The sameness of much of what we see on the screens that surround us is oppressive. The candidates are the same, their signage, their false promises and shrill imprecations. Movies all pick from the same pool of special effects to the exclusion of character, plot and moral. The pervasive use of stock images and words, even when "originally" shot deadens our senses. All communication becomes little more than a stringing together of cliched words, images and emotions. You go girl! The existential "APPLAUSE" sign lights and we clap like Rhesus in a lab. Give me my banana already.
Jeff Scher is an animator who sees the world differently. His work has been featured in The New York Times for about a year now--about once every two months or so. So every 60 days, in other words, I get to see, hear and maybe feel something that hasn't been folded, spindled and mutilated like cheese in a can or Americans in a Dumbmocracy.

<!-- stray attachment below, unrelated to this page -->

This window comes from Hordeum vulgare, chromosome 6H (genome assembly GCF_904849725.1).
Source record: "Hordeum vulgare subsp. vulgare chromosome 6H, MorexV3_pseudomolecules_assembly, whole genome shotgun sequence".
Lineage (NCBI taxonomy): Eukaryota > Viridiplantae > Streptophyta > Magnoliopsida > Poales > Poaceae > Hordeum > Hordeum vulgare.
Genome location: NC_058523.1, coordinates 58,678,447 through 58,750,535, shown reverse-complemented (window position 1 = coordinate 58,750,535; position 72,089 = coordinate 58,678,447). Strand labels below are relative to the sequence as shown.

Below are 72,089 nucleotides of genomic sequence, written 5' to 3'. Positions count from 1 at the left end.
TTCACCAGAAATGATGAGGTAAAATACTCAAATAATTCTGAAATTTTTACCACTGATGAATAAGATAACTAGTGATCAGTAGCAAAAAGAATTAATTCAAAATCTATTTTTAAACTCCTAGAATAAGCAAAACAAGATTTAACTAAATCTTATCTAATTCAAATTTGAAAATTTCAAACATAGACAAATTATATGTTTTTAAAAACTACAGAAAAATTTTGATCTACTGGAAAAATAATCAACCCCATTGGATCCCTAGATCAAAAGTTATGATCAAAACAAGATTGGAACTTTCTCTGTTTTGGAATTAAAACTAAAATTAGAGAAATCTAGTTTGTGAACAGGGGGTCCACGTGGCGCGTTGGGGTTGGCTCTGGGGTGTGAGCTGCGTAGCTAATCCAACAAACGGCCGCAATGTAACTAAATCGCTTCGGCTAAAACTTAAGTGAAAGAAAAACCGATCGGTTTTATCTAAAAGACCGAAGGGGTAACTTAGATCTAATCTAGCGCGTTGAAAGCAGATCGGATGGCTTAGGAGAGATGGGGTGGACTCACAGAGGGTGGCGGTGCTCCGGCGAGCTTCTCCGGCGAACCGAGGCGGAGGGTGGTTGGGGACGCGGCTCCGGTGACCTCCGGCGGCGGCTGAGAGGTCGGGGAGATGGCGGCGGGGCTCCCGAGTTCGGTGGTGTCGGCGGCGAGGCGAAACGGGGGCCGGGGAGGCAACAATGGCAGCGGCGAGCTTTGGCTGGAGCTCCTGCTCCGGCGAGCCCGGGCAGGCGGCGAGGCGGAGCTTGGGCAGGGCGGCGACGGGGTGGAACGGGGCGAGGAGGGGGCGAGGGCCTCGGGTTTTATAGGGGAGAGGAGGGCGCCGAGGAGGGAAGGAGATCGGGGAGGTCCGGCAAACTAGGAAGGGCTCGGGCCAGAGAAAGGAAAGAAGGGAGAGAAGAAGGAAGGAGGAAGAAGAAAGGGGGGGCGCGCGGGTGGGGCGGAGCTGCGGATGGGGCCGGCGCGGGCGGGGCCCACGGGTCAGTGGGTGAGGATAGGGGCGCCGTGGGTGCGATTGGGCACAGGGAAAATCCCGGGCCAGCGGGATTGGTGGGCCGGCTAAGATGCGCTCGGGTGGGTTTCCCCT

Three minutes and twelve seconds of originality. Brother, can you spare a hundred and ninety-two seconds? Nah. Why bother? The expected, the routine is so much easier. Unfortunately, we live in the neo-dark-ages equivalent of WWI trench warfare. No movement forward. No movement backward. The threat of death if you lift your head up. O tempore, o mores.